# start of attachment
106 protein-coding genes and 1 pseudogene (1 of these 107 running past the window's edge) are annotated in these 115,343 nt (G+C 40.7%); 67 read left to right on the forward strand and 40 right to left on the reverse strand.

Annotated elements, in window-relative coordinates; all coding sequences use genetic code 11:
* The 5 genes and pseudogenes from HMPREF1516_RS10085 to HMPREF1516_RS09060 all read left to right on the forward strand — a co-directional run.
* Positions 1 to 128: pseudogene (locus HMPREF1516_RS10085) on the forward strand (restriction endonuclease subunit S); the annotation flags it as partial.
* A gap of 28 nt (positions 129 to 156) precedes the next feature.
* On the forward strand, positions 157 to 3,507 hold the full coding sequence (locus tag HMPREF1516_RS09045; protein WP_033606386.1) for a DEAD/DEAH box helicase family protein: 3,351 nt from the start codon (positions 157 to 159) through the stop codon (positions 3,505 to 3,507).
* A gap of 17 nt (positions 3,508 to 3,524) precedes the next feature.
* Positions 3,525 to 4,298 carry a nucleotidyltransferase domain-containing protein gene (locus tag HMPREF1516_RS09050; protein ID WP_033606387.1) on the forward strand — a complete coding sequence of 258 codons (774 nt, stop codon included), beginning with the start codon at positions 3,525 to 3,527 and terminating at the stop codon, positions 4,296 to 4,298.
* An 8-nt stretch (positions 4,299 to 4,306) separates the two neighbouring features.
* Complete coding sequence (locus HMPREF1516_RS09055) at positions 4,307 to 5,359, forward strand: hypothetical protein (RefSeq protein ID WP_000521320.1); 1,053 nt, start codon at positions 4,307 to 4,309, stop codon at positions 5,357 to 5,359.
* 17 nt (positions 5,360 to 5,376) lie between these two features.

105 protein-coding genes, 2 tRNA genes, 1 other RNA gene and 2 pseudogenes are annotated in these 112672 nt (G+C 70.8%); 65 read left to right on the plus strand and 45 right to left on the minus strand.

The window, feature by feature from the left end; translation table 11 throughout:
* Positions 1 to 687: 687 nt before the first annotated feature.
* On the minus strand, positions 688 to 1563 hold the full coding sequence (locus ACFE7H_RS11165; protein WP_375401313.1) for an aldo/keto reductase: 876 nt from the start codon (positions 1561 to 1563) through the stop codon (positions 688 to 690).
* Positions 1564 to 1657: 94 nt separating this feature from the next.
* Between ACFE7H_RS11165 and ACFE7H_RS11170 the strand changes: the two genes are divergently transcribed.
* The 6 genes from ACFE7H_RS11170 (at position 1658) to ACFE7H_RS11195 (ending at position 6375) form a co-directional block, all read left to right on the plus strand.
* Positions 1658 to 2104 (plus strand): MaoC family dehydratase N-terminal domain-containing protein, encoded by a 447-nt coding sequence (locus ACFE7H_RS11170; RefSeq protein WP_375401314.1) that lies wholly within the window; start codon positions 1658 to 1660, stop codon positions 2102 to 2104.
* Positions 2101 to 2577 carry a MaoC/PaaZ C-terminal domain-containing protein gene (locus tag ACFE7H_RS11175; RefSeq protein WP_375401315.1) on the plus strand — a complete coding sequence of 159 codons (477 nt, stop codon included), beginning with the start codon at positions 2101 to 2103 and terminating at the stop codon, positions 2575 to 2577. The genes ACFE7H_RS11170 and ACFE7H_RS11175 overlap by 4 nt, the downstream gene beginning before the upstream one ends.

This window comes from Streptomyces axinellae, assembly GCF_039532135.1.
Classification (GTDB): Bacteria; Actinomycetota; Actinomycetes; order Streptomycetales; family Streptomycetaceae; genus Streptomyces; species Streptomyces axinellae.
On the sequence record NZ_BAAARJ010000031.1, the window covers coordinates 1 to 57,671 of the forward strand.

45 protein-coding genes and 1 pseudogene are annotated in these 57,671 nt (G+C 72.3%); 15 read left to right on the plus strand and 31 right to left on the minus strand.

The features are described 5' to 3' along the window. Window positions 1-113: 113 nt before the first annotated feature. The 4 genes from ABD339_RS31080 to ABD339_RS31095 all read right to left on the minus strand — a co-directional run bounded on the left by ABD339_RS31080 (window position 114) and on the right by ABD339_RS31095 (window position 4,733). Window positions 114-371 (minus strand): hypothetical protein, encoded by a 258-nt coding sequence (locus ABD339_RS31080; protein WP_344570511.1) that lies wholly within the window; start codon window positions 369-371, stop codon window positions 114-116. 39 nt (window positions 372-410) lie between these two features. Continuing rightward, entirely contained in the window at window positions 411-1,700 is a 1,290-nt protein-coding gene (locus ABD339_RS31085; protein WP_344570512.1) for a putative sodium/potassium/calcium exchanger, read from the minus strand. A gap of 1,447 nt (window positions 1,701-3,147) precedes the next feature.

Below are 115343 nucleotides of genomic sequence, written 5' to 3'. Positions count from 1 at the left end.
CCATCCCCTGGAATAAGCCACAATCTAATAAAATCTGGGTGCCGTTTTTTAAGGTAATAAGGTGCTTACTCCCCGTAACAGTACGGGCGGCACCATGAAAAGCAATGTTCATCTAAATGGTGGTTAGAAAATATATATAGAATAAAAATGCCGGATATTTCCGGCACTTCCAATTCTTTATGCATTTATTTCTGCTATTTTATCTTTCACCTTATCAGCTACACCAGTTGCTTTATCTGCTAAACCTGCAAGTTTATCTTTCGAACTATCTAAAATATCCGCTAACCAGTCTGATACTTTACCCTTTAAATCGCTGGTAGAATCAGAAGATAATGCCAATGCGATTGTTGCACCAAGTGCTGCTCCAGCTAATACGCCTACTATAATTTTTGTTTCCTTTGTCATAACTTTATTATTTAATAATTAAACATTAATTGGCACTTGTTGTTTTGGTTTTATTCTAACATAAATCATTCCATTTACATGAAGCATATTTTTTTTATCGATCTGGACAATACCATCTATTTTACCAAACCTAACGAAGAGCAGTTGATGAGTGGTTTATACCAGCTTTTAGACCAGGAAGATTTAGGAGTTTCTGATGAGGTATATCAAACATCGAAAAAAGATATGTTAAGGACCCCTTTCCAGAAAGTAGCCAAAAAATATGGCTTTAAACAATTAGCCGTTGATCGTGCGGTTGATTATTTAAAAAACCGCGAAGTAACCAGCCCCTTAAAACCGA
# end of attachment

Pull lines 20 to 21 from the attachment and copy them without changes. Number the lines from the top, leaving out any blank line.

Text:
* Positions 2101 to 2577 carry a MaoC/PaaZ C-terminal domain-containing protein gene (locus tag ACFE7H_RS11175; RefSeq protein WP_375401315.1) on the plus strand — a complete coding sequence of 159 codons (477 nt, stop codon included), beginning with the start codon at positions 2101 to 2103 and terminating at the stop codon, positions 2575 to 2577. The genes ACFE7H_RS11170 and ACFE7H_RS11175 overlap by 4 nt, the downstream gene beginning before the upstream one ends.

This window comes from Streptomyces axinellae, assembly GCF_039532135.1.